The agreement should include provisions on:

  1. Data Breach notification; see section 2-6 of the Regulations.
  2. Clarification of who is liable for giving notice of the discrepancy to the Data Protection Authority if the discrepancy has resulted in the unauthorised disclosure of personal data.
  3. Access control and adequate control mechanisms, for example log-keeping.
  4. Other requirements resulting from chapter 2 of the Regulations:
    • Confidentiality
    • Security audits
    • Physical security measures
    • Documentation of procedures etc.
    • Persons that are to have access to the personal data

Both parties have an independent responsibility under section 13 of the Personal Data Act, see chapter 2 of the Personal Data Regulations, and the agreement may regulate each contractual partners responsibilities.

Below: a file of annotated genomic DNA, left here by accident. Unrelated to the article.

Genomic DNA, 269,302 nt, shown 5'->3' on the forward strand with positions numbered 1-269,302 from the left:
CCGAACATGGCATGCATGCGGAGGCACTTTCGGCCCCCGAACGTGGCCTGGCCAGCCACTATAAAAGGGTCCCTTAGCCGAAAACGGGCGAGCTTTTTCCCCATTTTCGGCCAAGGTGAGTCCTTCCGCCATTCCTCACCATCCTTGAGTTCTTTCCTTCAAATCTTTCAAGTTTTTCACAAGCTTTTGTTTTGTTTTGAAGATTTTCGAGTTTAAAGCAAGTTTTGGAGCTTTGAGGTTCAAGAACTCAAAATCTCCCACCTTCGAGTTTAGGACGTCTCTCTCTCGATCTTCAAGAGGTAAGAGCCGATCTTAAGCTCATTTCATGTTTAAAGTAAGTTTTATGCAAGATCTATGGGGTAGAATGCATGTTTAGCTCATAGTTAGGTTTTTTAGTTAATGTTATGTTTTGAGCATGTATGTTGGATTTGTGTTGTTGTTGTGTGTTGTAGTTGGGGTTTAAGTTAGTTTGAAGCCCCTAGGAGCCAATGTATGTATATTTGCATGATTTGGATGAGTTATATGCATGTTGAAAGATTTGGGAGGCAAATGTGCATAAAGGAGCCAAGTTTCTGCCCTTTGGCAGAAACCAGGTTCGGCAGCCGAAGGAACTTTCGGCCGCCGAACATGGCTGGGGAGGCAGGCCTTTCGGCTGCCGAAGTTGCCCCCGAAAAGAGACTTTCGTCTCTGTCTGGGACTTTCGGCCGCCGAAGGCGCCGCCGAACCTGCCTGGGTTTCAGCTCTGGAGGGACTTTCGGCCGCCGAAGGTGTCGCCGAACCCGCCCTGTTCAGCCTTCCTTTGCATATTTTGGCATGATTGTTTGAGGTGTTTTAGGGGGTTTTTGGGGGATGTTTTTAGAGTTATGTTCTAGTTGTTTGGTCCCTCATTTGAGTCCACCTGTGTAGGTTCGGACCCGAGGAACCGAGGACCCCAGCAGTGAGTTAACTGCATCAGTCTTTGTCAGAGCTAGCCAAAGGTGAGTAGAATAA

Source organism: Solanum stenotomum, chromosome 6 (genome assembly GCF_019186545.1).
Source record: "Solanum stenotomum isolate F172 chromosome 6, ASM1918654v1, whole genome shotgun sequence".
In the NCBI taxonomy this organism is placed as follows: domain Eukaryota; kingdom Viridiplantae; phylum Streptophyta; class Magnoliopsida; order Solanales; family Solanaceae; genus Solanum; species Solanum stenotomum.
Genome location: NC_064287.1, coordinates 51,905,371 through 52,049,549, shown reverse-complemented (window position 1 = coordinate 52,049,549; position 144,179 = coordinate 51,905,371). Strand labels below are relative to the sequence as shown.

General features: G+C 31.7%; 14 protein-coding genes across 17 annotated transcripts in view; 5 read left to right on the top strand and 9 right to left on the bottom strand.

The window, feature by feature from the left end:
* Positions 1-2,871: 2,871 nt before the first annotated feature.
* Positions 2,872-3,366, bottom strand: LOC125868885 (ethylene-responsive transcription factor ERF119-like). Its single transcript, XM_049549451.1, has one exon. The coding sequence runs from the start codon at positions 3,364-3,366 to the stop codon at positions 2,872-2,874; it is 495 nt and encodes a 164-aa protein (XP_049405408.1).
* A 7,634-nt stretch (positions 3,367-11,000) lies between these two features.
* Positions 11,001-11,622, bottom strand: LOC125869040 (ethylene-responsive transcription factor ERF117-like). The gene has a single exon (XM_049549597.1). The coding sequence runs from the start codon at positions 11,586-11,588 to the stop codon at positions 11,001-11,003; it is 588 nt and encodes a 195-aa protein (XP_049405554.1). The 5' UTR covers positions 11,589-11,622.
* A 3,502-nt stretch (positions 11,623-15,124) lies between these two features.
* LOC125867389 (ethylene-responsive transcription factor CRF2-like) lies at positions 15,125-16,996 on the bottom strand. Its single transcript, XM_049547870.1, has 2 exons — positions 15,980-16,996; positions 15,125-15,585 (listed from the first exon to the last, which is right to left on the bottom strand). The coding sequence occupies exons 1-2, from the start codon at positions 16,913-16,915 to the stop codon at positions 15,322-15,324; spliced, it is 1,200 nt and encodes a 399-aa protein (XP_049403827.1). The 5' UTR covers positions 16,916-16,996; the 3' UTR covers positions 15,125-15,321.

Term of agreement

The agreement must include:

  • Information about the term of agreement
  • What is to be done with the data after expiry of the agreement – whether the data are to be restored or deleted and whether back-up copies are to be restored or deleted.
  • How often a security audit is to be made.

Transfer to other countries

If the personal data are to be transferred to other countries, this must be regulated in the agreement. Reference is made to sections 29 and 30 of the Personal Data Act. For further information about this, see the Data Inspectorate’s website.